We’ve come a long way. Surviving the challenges of 2020 was difficult. Many nonprofits folded or were drastically injured. Some boards were frozen and lackluster in responding to the crisis we all endured. Poor performance in times of adversity will have long-lasting effects that may take years to repair, so firing crummy nonprofit board members can become necessary.
To say it has been a challenging few years in North America, is truly an understatement. The pandemics of COVID-19 along with racism have impacted us all, though not equitably. These pandemics have touched and changed all aspects of our private and professional lives, and the fundraising sector has not been immune to the changes foisted upon us. A sector synonymous with helping, has been forced to reckon with the cultural norms and values that have long been accepted and recognize these are not inclusive, in some cases are harmful, and have been designed and enacted on the same foundations of privilege and oppression that plague all other institutions in our society. Many nonprofits and charities were paralytic in their response to the racial justice uprisings across the continent, others took a watch and wait approach, and some accepted the notion that their response may be imperfect but were comfortable with the idea of potential failure in lieu of not being responsive.
Many nonprofits and charities have indeed been founded or evolved to respond to intractable social challenges that are compounded by race, gender expression, sexual orientation, disability, and other intersectional identities. The response to, and in some case non-response to the pandemics as it pertains to program delivery and fundraising has been a matter of mission fulfillment and survival; however, all nonprofit organizations have had to consider how the inequities that are borne in almost all institutions in Western society impact their staff – some see this as the right thing to do and no more, and others see it is imperative to sustainability. While COVID-19 has become a part of our lexicon, so too is the language of EDI – equity, diversity, and inclusion. Sector conversations about pay equity, intersectionality, reconciliation, decolonization, anti-oppression and more that were once part of the sidelines in our sector – seen as the work of interest groups, have now taken center stage. [Read more…]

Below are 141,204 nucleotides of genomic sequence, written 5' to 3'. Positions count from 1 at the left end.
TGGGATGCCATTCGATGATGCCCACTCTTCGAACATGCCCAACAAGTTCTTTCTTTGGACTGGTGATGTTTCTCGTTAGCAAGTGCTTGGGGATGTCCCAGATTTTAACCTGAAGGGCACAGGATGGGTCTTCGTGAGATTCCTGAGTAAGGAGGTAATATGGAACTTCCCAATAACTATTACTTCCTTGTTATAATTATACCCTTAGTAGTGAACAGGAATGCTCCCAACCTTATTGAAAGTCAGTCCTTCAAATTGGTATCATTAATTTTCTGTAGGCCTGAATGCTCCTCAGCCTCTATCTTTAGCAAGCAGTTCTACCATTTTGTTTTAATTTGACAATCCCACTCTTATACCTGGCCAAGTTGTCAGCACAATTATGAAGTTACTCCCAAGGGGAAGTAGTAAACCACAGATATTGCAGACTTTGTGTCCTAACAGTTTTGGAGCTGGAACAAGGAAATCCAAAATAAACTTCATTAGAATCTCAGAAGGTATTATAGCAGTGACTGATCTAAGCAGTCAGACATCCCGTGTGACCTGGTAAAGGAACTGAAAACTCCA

I want to talk about Traveling Pants – but I don’t mean the same thing as the young adult series of books. Those were about an actual pair of jeans that miraculously fit four totally differently shaped friends (really, now that I think about it, perhaps these books were magic realism as much as YA fiction) and connected them to each other. I am talking about a metaphoric pair of pants or jeans that actually might fit one of your friends – but certainly don’t fit you.
Ultimately, some pants are better to travel without.
Rambling Through the Thicket of Professional Callings
One day, I woke up with the realization: This is my life. I asked myself: Am I doing what I love? Am I faithful to my professional callings, personal callings, and family and friends?
For those who may know me, I tend to take most of my energy and place it in one bucket: work. In many ways, this is great. I have gathered a lot of expertise in many areas; I am highly efficient and can be counted on as a valuable contributor and resource in various circumstances. But the real question I recently asked is: Am I doing what I love? And, do I love what I am doing? Am I trailblazing a path that I set out for myself when I was younger and had envisioned the ‘adult’ version of myself?